After months of debating back and forth, I plunked down $300 for a 32 GB iPhone 5.
I just completed my two year contract with Sprint. Throughout much of Illinois, their data coverage is quite slow. Voice coverage is spotty, especially in rural areas. Switching carriers is a necessity, considering how much I'm on rural roads. I signed with Verizon, due in large part to their unmatched 4G LTE coverage across most of Illinois.
Now, why am I jumping the Android ship and swimming over to Apple? I can sum it up in one word -- consistency. Android software functions well … most of the time. Yet, my device (an HTC EVO 4G) did not age gracefully. About a year ago, I could no longer upgrade my operating system. It made a two year old phone seem ancient.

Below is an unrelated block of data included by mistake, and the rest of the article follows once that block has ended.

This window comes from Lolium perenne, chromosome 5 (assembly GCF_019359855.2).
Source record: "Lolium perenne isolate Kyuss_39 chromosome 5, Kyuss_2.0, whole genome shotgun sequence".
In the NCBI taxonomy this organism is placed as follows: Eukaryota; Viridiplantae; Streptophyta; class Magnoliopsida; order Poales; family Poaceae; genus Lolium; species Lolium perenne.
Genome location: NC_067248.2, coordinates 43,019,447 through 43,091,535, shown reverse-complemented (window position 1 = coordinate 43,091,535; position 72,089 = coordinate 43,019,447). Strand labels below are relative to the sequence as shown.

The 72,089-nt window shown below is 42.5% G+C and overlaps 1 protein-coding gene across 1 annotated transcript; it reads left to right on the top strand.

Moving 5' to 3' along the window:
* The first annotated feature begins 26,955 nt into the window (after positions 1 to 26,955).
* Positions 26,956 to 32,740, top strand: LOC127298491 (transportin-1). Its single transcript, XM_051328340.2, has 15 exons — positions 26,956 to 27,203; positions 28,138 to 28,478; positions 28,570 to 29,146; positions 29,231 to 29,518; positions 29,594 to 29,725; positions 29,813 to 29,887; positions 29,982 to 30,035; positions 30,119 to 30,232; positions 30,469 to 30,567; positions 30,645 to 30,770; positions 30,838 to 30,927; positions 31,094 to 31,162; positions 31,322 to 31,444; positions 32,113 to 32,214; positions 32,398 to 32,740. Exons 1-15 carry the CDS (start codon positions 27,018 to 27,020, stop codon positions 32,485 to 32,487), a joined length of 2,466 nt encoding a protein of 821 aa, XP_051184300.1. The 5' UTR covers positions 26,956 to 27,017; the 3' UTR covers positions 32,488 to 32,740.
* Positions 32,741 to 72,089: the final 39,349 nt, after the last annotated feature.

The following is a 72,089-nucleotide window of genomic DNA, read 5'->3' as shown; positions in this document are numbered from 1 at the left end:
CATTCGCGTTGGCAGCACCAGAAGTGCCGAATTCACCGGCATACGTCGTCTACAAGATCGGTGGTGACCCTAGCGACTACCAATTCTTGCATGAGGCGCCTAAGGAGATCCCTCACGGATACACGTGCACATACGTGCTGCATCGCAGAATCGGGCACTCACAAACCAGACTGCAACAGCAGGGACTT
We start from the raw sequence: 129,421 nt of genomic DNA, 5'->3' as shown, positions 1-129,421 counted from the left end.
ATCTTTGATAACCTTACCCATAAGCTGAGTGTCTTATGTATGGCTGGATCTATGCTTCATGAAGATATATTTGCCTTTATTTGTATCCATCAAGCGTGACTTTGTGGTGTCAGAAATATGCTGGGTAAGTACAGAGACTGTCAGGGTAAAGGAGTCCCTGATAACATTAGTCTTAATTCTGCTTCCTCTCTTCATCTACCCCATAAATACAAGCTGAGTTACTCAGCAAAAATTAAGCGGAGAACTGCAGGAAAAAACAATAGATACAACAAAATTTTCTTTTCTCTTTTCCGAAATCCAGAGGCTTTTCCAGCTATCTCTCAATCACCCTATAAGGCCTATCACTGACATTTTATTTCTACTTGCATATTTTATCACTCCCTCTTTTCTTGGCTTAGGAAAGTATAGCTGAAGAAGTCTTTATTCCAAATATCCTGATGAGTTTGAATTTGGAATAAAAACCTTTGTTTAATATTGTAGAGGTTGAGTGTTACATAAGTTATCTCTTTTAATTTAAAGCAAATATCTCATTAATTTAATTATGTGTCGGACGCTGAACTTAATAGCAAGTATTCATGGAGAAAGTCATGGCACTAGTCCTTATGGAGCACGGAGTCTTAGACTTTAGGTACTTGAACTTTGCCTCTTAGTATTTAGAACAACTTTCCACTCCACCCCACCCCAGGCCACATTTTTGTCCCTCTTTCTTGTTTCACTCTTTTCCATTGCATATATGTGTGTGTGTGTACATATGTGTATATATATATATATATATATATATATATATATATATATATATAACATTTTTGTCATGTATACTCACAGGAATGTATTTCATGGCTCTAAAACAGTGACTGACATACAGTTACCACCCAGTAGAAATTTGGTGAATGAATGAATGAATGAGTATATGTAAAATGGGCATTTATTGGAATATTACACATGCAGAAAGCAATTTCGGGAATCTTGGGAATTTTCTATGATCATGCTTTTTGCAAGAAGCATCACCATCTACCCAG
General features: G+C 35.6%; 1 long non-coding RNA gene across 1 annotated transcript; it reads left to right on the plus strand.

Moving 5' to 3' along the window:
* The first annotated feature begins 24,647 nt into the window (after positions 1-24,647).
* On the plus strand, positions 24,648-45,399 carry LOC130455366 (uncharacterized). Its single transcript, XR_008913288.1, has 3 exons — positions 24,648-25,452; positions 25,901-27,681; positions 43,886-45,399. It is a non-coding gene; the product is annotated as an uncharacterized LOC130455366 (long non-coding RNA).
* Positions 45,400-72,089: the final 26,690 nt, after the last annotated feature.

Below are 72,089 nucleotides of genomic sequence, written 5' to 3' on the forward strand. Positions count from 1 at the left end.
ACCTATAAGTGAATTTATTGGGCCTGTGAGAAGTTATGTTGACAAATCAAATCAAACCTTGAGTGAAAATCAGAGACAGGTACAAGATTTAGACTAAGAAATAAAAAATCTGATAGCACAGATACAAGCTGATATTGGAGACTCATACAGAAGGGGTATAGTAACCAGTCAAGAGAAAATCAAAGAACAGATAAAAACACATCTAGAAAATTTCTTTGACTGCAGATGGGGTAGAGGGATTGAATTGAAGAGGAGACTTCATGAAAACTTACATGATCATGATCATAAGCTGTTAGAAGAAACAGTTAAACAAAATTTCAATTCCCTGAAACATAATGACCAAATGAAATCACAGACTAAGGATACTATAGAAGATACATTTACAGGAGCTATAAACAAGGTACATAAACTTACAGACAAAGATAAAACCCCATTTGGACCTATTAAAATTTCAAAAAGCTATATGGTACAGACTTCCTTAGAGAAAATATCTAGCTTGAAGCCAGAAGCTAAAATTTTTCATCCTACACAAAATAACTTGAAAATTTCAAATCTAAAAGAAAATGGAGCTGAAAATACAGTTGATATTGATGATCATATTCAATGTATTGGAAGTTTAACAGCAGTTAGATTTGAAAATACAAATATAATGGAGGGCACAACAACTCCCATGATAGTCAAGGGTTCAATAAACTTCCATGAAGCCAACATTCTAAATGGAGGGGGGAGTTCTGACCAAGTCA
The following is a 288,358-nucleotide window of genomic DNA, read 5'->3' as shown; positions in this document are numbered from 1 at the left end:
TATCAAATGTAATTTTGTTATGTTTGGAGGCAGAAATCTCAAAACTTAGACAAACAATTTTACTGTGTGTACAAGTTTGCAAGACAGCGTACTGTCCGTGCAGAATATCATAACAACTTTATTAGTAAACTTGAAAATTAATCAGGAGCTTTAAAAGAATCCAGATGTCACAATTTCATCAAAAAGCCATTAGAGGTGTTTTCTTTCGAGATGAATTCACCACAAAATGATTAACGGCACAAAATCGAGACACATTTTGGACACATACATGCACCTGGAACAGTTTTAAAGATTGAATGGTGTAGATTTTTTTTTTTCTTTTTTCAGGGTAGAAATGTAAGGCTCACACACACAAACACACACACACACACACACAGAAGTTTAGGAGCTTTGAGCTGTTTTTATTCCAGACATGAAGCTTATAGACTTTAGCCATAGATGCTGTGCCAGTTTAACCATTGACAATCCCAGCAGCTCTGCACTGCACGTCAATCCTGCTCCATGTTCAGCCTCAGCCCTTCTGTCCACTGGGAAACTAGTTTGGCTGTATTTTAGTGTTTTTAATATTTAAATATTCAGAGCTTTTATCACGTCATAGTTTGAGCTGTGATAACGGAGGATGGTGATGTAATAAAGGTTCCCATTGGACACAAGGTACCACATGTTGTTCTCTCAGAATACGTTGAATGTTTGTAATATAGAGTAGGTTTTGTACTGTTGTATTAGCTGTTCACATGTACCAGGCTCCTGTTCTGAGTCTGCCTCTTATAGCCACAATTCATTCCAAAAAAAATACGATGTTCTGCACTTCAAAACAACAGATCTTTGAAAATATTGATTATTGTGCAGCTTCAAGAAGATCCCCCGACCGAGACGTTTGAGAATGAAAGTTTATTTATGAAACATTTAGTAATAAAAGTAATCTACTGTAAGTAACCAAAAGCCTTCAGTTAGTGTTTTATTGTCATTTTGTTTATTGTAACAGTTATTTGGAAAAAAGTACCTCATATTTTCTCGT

Conversely, Apple makes a terrific effort to provide software updates to all their hardware. My iPad2 functions exactly like the New iPad. The screen just has lower resolution. (FYI: I wrote this on my iPad.) I noticed the same thing with my dad's iPhone 4. It looks and functions like a 4S (minus Siri) or 5 (minus 4G LTE capability). Considering whatever you buy will be outdated in just a few months, software updates, which ensure a consistent experience across old and new hardware, are no laughing matter.
I'll blog about my experience with Verizon after a few months of testing. By the way, I am not looking forward to living with a data cap on a 4G LTE network. Hopefully a 4GB shared plan is enough for my wife and I.
As more farmers shift to smartphones, these are important decisions. Unlike cash rent agreements, pretty much all phone contracts are two year agreements.
While we're on the topic of farmers and smartphones, when are ag business companies going to start giving away iPhone covers with their logos on them? There's something we could all use. Plus, every time you snapped a pic with your phone, it's a bit of free advertising. That said, don't get caught taking a photo of a red tractor with a green iPhone case.